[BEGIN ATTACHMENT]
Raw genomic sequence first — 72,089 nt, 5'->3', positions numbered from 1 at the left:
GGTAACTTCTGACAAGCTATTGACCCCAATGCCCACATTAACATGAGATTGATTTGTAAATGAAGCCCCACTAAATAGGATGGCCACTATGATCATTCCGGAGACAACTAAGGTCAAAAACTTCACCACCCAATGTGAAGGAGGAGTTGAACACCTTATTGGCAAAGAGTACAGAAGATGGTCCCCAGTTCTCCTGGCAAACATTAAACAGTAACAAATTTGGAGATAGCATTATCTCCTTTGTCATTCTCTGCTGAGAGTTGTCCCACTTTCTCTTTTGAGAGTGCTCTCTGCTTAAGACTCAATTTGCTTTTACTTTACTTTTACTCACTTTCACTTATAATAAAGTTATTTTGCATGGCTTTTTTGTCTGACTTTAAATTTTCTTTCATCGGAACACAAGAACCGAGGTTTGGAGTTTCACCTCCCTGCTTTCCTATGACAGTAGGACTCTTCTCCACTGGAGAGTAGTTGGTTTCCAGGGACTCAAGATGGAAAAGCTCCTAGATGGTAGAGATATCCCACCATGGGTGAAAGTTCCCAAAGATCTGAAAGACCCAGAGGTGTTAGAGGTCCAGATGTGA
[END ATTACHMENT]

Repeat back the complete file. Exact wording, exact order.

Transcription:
Raw genomic sequence first — 72,089 nt, 5'->3', positions numbered from 1 at the left:
GGTAACTTCTGACAAGCTATTGACCCCAATGCCCACATTAACATGAGATTGATTTGTAAATGAAGCCCCACTAAATAGGATGGCCACTATGATCATTCCGGAGACAACTAAGGTCAAAAACTTCACCACCCAATGTGAAGGAGGAGTTGAACACCTTATTGGCAAAGAGTACAGAAGATGGTCCCCAGTTCTCCTGGCAAACATTAAACAGTAACAAATTTGGAGATAGCATTATCTCCTTTGTCATTCTCTGCTGAGAGTTGTCCCACTTTCTCTTTTGAGAGTGCTCTCTGCTTAAGACTCAATTTGCTTTTACTTTACTTTTACTCACTTTCACTTATAATAAAGTTATTTTGCATGGCTTTTTTGTCTGACTTTAAATTTTCTTTCATCGGAACACAAGAACCGAGGTTTGGAGTTTCACCTCCCTGCTTTCCTATGACAGTAGGACTCTTCTCCACTGGAGAGTAGTTGGTTTCCAGGGACTCAAGATGGAAAAGCTCCTAGATGGTAGAGATATCCCACCATGGGTGAAAGTTCCCAAAGATCTGAAAGACCCAGAGGTGTTAGAGGTCCAGATGTGA